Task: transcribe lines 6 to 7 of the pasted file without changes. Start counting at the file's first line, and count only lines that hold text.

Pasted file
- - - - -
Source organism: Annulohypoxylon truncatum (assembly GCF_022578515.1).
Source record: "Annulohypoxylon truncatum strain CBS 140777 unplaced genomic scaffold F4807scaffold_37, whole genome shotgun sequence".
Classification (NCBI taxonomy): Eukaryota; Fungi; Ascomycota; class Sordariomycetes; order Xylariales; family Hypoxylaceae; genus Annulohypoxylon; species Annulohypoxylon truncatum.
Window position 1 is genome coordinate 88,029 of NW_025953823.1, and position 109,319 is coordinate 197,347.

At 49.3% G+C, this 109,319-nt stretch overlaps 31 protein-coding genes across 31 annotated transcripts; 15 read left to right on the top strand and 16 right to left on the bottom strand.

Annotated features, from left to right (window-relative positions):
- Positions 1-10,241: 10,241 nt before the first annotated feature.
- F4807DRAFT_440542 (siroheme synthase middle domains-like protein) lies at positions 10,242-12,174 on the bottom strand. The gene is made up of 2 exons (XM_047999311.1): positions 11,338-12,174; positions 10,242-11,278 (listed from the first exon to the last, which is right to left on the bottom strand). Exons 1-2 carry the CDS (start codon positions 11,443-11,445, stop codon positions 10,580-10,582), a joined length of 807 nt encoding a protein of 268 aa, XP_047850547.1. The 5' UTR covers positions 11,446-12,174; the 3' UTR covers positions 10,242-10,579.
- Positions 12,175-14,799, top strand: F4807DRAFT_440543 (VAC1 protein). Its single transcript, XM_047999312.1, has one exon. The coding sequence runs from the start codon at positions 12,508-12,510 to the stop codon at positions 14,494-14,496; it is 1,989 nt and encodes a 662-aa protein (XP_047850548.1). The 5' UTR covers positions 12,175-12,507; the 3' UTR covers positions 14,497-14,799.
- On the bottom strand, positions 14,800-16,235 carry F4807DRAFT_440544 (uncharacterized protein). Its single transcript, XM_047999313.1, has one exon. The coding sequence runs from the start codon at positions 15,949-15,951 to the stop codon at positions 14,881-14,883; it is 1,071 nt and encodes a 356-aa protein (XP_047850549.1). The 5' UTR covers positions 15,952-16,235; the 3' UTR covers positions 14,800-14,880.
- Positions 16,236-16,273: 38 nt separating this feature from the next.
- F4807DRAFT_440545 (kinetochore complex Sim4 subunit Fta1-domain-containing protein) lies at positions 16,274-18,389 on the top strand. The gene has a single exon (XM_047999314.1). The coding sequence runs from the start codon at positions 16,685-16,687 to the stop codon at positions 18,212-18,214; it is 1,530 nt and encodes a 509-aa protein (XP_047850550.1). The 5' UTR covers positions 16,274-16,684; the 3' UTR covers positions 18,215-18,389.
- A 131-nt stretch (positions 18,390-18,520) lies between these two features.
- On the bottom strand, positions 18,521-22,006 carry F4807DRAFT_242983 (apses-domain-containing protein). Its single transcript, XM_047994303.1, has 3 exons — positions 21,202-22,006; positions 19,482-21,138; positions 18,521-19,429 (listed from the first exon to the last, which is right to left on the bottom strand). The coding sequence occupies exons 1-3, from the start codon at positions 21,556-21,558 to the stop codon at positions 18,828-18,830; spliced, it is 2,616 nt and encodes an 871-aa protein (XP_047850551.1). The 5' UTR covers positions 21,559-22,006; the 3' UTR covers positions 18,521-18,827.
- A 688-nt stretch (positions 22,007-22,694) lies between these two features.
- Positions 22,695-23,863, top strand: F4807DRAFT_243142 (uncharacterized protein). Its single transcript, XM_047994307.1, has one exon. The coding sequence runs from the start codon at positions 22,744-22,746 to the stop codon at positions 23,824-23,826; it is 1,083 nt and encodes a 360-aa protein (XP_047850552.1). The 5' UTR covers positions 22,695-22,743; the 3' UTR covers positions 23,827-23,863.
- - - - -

Annotated features, from left to right (window-relative positions):
- Positions 1-10,241: 10,241 nt before the first annotated feature.